Symantec now claims that the company's own networks were in fact breached back in 2006, leading to the loss of proprietary product data: "...an investigation into the matter had revealed that the company's networks had indeed been compromised"...
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"YamaTough, spokesperson for the hacktivist group “The Lords of Dharmaraja”, informed Infosec Island of plans to release source code for Symantec's PCAnywhere. The release is to be made prior to the threatened exposure of the full source code for the Norton antivirus..."
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There have been so many examples of cyber espionage that it is now the norm to just accept that it is rampant.
MI5 in the UK, the German Chancellery, Titan Rain, GhostNet, the Pentagon email hack, Google Aurora – all are examples of cyber espionage, most on the part of China. But to date no evidence has been put forth other than claims from the injured parties.
Thanks to reporting from Anthony M. Freed of Infosec Island, we have learned that a group of Indian hackers that align themselves with Anonymous (the catch all movement for hackers these days) have breached several Indian government servers and uncovered gold. If taken at face value their hacking has revealed:
1. The Indian government has source code for Symantec’s AV software, albeit of 2006 vintage.
2. The Indian government is strong arming cell phone manufacturers to provide back doors into their handsets.
3. The Indian government is in possession of confidential internal communications from the US-China Economic and Security Review Commission (USCC).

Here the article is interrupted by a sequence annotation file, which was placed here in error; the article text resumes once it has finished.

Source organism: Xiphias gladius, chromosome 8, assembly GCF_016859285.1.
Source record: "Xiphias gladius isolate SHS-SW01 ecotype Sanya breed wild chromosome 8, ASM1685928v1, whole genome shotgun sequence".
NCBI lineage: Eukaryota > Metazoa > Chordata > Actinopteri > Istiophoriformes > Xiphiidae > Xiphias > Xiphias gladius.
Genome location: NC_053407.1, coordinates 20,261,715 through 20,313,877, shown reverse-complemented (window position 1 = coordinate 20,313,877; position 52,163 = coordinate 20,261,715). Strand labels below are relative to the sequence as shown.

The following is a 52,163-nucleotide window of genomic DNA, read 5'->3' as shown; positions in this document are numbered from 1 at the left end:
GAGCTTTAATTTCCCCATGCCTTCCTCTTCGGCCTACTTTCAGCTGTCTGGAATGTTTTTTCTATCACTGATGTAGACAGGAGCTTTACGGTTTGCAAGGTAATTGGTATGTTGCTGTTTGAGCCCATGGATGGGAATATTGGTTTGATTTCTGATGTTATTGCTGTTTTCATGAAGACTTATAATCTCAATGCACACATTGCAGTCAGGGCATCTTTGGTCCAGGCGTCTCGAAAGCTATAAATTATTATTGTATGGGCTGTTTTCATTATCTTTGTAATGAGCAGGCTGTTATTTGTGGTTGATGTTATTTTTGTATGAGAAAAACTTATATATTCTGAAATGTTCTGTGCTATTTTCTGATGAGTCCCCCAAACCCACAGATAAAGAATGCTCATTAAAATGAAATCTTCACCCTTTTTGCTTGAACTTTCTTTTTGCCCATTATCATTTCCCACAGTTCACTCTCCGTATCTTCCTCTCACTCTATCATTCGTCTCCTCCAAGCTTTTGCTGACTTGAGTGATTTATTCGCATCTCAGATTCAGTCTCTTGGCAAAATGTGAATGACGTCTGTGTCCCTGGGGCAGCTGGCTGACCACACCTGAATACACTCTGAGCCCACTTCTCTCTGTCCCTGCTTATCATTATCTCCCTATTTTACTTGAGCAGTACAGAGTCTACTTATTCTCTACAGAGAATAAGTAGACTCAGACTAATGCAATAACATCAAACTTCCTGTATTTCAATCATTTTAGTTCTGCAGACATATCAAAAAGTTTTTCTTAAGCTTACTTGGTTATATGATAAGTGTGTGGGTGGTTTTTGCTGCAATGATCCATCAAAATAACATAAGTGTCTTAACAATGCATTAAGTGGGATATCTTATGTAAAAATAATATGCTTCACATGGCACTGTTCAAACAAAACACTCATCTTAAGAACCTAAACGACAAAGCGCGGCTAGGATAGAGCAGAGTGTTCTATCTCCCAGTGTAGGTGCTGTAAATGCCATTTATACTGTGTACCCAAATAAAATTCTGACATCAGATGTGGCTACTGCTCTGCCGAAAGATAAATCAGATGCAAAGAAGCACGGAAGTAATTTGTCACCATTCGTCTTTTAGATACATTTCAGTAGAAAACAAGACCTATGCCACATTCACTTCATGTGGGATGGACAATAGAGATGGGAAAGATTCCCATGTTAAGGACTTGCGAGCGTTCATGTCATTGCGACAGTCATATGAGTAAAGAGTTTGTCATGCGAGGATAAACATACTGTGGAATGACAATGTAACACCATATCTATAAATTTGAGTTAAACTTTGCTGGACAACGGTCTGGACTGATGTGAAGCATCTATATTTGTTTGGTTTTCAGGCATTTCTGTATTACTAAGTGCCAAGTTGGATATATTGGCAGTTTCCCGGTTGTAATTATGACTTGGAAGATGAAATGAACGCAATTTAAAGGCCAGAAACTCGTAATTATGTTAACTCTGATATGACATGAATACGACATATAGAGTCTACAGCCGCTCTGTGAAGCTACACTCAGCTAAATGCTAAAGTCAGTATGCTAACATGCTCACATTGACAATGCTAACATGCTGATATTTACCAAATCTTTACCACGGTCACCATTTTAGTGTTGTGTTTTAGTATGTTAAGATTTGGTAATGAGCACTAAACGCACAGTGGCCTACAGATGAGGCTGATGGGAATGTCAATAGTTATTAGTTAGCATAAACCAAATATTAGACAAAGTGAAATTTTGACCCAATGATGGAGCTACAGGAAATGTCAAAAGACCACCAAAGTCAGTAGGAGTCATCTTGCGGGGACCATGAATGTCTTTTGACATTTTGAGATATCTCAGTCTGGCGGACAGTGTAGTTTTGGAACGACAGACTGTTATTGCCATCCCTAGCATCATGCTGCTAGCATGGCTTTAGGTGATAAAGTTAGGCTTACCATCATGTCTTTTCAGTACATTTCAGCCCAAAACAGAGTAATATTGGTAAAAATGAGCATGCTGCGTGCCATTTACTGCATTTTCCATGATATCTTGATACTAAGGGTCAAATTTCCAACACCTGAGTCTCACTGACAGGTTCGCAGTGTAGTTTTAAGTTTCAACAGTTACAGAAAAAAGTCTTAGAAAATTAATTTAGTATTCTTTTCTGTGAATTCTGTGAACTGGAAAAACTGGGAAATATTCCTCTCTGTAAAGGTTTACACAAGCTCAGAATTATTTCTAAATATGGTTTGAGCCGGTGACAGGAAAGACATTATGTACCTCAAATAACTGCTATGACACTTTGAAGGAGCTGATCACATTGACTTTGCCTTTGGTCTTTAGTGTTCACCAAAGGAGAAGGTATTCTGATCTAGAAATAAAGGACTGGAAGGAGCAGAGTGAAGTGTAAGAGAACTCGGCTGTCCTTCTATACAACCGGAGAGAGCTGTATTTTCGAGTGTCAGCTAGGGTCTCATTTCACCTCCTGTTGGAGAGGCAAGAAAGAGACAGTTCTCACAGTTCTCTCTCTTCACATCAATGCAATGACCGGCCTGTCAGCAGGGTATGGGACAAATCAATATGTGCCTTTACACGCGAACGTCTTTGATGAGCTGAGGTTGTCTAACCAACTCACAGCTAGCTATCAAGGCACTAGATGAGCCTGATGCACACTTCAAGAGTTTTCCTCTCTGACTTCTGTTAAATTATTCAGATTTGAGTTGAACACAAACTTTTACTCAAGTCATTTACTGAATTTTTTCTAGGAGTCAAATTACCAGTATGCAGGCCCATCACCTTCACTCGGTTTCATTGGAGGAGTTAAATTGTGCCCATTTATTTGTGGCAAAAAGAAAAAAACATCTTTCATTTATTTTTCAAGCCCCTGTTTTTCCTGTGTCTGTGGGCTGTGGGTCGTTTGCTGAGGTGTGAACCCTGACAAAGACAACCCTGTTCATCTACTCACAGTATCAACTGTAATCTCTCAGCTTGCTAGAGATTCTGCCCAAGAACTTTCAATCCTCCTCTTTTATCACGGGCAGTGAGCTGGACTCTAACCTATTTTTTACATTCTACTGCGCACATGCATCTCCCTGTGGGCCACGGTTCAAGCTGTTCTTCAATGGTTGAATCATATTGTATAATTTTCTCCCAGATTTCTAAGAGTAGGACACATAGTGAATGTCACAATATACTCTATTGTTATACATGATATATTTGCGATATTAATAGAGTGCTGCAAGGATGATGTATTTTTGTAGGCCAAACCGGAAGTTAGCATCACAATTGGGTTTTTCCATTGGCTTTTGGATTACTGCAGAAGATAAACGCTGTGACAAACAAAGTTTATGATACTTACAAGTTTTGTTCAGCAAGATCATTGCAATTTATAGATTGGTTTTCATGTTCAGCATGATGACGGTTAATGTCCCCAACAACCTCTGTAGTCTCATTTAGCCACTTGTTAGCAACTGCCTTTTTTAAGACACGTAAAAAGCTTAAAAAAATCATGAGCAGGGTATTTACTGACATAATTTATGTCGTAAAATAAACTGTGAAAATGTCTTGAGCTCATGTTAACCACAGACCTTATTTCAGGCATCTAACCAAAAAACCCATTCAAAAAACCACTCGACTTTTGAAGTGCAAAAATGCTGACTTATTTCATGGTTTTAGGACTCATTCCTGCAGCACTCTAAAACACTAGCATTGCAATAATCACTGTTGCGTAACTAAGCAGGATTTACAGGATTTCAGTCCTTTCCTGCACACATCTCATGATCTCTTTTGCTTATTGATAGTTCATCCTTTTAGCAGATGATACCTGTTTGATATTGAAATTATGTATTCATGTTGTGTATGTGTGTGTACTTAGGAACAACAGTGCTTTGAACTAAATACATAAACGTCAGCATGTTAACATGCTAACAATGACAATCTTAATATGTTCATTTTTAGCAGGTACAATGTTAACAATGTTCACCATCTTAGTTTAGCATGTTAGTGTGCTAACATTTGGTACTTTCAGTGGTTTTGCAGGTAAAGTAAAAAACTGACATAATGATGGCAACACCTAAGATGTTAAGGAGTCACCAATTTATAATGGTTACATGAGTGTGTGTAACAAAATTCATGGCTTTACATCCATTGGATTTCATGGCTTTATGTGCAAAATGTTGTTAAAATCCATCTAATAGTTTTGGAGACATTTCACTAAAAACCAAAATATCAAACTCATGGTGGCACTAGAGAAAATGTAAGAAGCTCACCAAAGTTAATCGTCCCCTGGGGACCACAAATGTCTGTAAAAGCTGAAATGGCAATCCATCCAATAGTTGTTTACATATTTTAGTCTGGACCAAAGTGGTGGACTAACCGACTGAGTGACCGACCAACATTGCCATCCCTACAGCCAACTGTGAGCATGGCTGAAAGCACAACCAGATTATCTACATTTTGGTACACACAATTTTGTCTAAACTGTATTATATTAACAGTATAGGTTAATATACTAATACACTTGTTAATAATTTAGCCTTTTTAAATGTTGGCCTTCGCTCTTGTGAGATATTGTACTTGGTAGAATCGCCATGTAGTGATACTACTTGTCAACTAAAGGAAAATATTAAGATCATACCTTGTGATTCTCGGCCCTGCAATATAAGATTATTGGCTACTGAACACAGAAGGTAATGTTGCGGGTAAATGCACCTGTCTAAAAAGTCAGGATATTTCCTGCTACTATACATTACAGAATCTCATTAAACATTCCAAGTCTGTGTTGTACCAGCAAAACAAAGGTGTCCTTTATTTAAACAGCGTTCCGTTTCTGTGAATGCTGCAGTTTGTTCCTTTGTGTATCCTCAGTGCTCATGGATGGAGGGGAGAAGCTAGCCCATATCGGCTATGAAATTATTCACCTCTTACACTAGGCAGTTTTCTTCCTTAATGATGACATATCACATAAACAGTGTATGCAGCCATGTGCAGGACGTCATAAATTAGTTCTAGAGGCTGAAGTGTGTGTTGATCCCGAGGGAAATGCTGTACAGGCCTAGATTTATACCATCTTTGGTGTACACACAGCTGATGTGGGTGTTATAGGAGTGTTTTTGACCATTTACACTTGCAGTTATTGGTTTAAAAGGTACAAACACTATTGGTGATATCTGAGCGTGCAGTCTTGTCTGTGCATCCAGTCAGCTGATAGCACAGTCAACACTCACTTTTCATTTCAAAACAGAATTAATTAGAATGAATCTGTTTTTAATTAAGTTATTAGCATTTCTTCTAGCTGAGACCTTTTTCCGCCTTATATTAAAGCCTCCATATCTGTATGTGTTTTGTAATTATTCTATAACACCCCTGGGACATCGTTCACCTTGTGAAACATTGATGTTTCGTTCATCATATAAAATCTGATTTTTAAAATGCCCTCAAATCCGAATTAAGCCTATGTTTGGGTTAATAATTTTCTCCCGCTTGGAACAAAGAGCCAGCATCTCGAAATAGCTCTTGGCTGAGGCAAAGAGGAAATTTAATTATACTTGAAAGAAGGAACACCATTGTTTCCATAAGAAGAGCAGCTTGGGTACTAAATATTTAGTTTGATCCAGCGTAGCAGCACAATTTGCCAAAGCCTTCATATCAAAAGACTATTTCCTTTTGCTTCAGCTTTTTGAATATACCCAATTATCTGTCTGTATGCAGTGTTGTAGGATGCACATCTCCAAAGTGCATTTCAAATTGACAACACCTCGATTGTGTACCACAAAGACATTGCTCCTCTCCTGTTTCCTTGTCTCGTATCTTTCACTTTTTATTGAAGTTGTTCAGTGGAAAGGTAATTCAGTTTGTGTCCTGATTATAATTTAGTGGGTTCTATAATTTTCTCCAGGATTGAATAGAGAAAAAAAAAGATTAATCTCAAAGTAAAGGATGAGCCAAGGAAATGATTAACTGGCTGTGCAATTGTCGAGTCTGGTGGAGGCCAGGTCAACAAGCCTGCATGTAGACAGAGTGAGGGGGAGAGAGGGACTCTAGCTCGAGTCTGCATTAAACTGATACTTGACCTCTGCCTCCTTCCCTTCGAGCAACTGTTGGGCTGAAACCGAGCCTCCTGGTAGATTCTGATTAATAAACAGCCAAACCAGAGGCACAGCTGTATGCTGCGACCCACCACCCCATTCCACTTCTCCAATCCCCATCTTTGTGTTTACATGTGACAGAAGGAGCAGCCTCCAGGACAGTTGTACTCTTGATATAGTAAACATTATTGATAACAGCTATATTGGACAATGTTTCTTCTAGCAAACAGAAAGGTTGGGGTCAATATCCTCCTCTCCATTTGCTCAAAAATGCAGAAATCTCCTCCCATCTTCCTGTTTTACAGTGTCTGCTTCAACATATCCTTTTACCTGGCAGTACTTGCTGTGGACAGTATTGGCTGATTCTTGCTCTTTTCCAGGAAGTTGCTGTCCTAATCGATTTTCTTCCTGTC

And now in a new development we learn from Freed:
“Now YamaTough has provided potentially damning evidence that the Indian government is actively engaged in espionage efforts targeting not only the USCC, but potentially thousands of US government networks, ranging from those of federal agencies to systems used by state and municipal entities.”
YamaTough is part of The Lords of Dharmaraja hacking group in India.
You can see the difference between these unfolding events and previous claims of cyber espionage. The exfiltration of terabytes of data on the US Joint Strike Fighter or last March’s theft of “24,000 documents” has never been proved. They are just claims from admittedly credible sources.
Thanks to a hacker group in India, Infosec Island has source material that demonstrates wide spread cyber espionage on the part of the Indian Government which the hackers may publish.
This is a historically significant development for those of us who track cyber espionage.
Cross-posted from IT-Harvest